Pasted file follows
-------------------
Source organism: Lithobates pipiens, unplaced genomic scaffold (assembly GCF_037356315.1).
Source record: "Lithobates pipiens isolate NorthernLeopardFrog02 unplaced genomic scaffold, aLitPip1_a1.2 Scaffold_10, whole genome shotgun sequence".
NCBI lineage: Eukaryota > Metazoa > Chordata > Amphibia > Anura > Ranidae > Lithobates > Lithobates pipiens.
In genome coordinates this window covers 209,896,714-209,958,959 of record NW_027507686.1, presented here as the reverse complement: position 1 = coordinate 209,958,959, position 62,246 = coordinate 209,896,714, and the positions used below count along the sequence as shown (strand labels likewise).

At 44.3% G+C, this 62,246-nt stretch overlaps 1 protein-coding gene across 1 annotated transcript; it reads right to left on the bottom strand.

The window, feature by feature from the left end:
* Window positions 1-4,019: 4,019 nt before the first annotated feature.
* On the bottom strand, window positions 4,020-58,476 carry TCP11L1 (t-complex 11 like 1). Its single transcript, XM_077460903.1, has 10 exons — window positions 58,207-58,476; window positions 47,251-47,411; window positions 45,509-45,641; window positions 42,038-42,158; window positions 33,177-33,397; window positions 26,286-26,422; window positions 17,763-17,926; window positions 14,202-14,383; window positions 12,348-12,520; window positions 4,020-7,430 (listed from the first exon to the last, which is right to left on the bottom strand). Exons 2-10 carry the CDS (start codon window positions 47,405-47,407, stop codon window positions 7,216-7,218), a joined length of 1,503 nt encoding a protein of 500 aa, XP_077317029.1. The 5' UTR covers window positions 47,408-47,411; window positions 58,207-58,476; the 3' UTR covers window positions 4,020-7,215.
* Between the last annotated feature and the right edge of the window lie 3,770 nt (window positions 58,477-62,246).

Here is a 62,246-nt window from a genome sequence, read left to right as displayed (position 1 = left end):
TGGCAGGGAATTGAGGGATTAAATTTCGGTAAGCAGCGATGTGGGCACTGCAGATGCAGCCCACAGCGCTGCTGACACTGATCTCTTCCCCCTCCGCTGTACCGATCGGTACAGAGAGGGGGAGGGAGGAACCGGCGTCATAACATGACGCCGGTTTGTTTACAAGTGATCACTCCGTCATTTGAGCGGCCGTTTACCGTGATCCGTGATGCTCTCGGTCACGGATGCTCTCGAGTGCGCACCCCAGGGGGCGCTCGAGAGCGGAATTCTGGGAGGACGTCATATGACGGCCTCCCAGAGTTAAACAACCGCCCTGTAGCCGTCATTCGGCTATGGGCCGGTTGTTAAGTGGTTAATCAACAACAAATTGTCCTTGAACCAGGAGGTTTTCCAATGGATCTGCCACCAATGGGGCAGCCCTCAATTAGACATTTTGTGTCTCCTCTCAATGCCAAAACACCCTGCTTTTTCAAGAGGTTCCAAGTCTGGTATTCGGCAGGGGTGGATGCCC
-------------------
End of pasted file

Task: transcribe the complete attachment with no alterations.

Source organism: Lithobates pipiens, unplaced genomic scaffold (assembly GCF_037356315.1).
Source record: "Lithobates pipiens isolate NorthernLeopardFrog02 unplaced genomic scaffold, aLitPip1_a1.2 Scaffold_10, whole genome shotgun sequence".
NCBI lineage: Eukaryota > Metazoa > Chordata > Amphibia > Anura > Ranidae > Lithobates > Lithobates pipiens.
In genome coordinates this window covers 209,896,714-209,958,959 of record NW_027507686.1, presented here as the reverse complement: position 1 = coordinate 209,958,959, position 62,246 = coordinate 209,896,714, and the positions used below count along the sequence as shown (strand labels likewise).

At 44.3% G+C, this 62,246-nt stretch overlaps 1 protein-coding gene across 1 annotated transcript; it reads right to left on the bottom strand.

The window, feature by feature from the left end:
* Window positions 1-4,019: 4,019 nt before the first annotated feature.
* On the bottom strand, window positions 4,020-58,476 carry TCP11L1 (t-complex 11 like 1). Its single transcript, XM_077460903.1, has 10 exons — window positions 58,207-58,476; window positions 47,251-47,411; window positions 45,509-45,641; window positions 42,038-42,158; window positions 33,177-33,397; window positions 26,286-26,422; window positions 17,763-17,926; window positions 14,202-14,383; window positions 12,348-12,520; window positions 4,020-7,430 (listed from the first exon to the last, which is right to left on the bottom strand). Exons 2-10 carry the CDS (start codon window positions 47,405-47,407, stop codon window positions 7,216-7,218), a joined length of 1,503 nt encoding a protein of 500 aa, XP_077317029.1. The 5' UTR covers window positions 47,408-47,411; window positions 58,207-58,476; the 3' UTR covers window positions 4,020-7,215.
* Between the last annotated feature and the right edge of the window lie 3,770 nt (window positions 58,477-62,246).

Here is a 62,246-nt window from a genome sequence, read left to right as displayed (position 1 = left end):
TGGCAGGGAATTGAGGGATTAAATTTCGGTAAGCAGCGATGTGGGCACTGCAGATGCAGCCCACAGCGCTGCTGACACTGATCTCTTCCCCCTCCGCTGTACCGATCGGTACAGAGAGGGGGAGGGAGGAACCGGCGTCATAACATGACGCCGGTTTGTTTACAAGTGATCACTCCGTCATTTGAGCGGCCGTTTACCGTGATCCGTGATGCTCTCGGTCACGGATGCTCTCGAGTGCGCACCCCAGGGGGCGCTCGAGAGCGGAATTCTGGGAGGACGTCATATGACGGCCTCCCAGAGTTAAACAACCGCCCTGTAGCCGTCATTCGGCTATGGGCCGGTTGTTAAGTGGTTAATCAACAACAAATTGTCCTTGAACCAGGAGGTTTTCCAATGGATCTGCCACCAATGGGGCAGCCCTCAATTAGACATTTTGTGTCTCCTCTCAATGCCAAAACACCCTGCTTTTTCAAGAGGTTCCAAGTCTGGTATTCGGCAGGGGTGGATGCCC